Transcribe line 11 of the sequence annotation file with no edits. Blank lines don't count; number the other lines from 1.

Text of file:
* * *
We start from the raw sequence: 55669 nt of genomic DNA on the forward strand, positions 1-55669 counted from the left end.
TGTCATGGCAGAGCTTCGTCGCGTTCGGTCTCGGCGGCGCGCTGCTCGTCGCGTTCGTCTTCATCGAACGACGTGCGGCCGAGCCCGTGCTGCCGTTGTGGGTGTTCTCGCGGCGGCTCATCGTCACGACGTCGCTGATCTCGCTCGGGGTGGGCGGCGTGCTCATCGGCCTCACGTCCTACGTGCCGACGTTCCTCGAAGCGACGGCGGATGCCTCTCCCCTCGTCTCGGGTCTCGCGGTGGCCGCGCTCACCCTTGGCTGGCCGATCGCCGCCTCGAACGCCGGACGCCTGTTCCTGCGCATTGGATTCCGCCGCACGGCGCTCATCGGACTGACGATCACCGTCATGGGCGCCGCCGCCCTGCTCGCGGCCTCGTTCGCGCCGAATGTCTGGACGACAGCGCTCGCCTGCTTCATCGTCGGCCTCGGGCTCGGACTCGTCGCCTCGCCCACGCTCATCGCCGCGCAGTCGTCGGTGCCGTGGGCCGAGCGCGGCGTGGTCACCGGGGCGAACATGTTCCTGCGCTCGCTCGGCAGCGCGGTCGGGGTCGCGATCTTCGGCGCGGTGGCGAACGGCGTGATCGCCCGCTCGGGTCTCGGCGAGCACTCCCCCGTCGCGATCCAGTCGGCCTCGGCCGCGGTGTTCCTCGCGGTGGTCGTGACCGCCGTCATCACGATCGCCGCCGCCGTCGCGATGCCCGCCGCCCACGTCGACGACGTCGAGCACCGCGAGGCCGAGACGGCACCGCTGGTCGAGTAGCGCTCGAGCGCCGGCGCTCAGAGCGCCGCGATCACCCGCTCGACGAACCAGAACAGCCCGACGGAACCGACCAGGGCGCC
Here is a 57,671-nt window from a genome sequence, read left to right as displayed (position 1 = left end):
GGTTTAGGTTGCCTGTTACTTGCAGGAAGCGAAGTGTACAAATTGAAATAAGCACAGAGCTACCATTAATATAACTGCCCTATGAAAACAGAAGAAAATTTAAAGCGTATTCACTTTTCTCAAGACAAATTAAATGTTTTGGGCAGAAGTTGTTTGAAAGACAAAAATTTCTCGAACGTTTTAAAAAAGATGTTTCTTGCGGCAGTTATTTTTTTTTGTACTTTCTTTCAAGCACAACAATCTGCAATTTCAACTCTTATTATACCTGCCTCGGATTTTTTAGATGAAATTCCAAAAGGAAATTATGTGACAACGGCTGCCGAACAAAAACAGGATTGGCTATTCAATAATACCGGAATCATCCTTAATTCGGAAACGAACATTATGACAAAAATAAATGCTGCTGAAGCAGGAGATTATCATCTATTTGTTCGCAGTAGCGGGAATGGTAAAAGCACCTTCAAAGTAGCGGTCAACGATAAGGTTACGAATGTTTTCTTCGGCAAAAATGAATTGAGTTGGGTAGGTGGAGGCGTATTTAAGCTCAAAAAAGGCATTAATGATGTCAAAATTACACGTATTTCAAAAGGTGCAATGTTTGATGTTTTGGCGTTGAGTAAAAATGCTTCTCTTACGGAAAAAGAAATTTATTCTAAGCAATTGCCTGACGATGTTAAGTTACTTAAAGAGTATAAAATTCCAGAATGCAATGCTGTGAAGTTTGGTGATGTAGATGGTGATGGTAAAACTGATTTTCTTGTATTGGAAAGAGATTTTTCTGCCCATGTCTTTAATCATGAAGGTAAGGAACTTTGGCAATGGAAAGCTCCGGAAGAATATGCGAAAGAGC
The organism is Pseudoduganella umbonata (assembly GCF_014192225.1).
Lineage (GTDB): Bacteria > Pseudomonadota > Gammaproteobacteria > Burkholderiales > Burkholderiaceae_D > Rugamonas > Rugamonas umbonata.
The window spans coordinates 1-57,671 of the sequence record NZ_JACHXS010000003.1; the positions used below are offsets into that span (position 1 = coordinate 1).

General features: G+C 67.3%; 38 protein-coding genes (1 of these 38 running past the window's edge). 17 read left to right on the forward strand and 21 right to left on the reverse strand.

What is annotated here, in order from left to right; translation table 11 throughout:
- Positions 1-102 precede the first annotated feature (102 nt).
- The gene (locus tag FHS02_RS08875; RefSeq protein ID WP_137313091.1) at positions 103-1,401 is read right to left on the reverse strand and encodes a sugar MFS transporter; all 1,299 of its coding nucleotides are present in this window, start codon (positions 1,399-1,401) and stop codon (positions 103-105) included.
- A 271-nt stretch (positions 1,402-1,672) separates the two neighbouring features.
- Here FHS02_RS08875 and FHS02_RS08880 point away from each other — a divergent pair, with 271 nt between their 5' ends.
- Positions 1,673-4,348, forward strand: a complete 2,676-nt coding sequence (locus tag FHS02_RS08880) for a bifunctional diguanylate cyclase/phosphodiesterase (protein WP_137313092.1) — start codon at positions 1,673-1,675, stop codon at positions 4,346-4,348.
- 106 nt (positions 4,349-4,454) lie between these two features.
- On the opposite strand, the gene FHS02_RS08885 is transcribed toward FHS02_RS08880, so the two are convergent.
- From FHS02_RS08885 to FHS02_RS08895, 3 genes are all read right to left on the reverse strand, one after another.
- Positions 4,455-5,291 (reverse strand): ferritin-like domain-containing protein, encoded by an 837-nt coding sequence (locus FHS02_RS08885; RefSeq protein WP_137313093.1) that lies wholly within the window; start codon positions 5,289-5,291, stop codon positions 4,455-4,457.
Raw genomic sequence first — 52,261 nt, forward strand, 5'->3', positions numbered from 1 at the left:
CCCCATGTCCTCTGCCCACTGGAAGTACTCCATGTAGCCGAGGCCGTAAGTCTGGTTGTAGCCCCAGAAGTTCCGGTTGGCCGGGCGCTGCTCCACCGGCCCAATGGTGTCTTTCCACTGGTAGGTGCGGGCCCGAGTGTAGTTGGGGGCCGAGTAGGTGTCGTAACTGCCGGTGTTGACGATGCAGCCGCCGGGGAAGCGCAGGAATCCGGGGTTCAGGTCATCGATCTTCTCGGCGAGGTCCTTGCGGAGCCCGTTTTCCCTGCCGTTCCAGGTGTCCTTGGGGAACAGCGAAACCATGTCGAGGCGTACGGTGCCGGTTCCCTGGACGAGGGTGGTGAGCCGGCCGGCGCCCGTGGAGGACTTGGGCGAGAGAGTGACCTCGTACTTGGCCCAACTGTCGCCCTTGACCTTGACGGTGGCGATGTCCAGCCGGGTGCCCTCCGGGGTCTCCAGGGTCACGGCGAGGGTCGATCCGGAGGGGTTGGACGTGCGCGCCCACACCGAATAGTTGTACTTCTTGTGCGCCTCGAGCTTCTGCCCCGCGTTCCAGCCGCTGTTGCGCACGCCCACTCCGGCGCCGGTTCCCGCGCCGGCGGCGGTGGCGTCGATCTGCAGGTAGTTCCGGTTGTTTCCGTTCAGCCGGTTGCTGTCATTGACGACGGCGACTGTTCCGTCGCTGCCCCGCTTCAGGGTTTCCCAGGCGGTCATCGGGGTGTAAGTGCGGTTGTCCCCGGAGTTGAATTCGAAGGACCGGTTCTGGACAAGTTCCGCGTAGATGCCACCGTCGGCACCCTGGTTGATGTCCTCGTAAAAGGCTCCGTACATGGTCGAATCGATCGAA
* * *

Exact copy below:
- The gene (locus tag FHS02_RS08875; RefSeq protein ID WP_137313091.1) at positions 103-1,401 is read right to left on the reverse strand and encodes a sugar MFS transporter; all 1,299 of its coding nucleotides are present in this window, start codon (positions 1,399-1,401) and stop codon (positions 103-105) included.